She opted to leave the mascara on and headed to her bedroom where she pulled on yet another monochromatic outfit, tying the requisite sweater around her neck. She was alternating between pairs of shoes and put on the pair she had worn two days before. Looking at herself in the full length mirror, she simply could not decide how she felt about herself. Did she like what she saw? Was she ready to let go of her youth? Were the answers somewhere “out there” or were they buried deep inside of her? Letting out a long stream of air through her mouth, she walked into the living room and announced, “Okay, I’m ready!”
Rachel and Sipporah joined her at the door. As they walked out Rachel informed Beth that today they were going to The Wailing Wall, also called The Western Wall, and that they would also venture to Golgotha and the Garden Tomb.
Beth had enjoyed Rachel’s discourse before entering The Holy Sepulchre and asked if Rachel would be kind enough to share information about today’s sites. Maybe it was the teacher in Beth, but the information ahead of time had made the experience that much more valuable. Rachel agreed and began with information about The Wailing Wall.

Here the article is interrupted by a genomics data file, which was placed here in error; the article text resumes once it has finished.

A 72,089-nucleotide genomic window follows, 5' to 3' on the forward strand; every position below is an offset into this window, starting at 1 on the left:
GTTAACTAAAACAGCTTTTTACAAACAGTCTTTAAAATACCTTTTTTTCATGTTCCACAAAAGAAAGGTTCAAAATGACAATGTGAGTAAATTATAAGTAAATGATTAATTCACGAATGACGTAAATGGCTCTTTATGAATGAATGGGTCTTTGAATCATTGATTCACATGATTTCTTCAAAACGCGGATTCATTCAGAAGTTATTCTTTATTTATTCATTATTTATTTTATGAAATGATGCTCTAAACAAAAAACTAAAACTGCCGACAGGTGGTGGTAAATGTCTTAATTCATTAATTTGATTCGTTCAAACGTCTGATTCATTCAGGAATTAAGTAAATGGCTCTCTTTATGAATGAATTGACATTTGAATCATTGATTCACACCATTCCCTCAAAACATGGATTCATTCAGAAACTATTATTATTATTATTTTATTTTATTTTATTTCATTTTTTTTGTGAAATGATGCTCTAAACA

“Let’s begin by talking of the two terms used interchangeably for the wall. One is “The Western Wall” while the other is “The Wailing Wall.” For non-Jews there seems to be no difference but for Jews and Palestinians there is a tremendous difference. This has been especially true since the many talks and negotiations that the west has tried to have between the two warring factions and how the wall might play a significant role in what land is said to belong to whom.”
Beth was, once again, intrigued by the information that Rachel was sharing. She knew that Rachel must have been a favorite professor at the university. She clearly enjoyed disseminating knowledge in an interesting and comprehensive way. Beth found Rachel’s talks to be quite valuable.
"The length of the Western Wall is significant. Is it simply the area of the wall traditionally used by Jews for prayer and lamentation, which is less than sixty meters, or does it include the entire western retaining wall of the temple mount, the sacred area in which three faiths stake great claims? The Palestinians want any settlement to use the shorter length while the Jewish state wants any settlement to reflect the entire length which is almost five hundred meters. You can see that this is a significant difference.”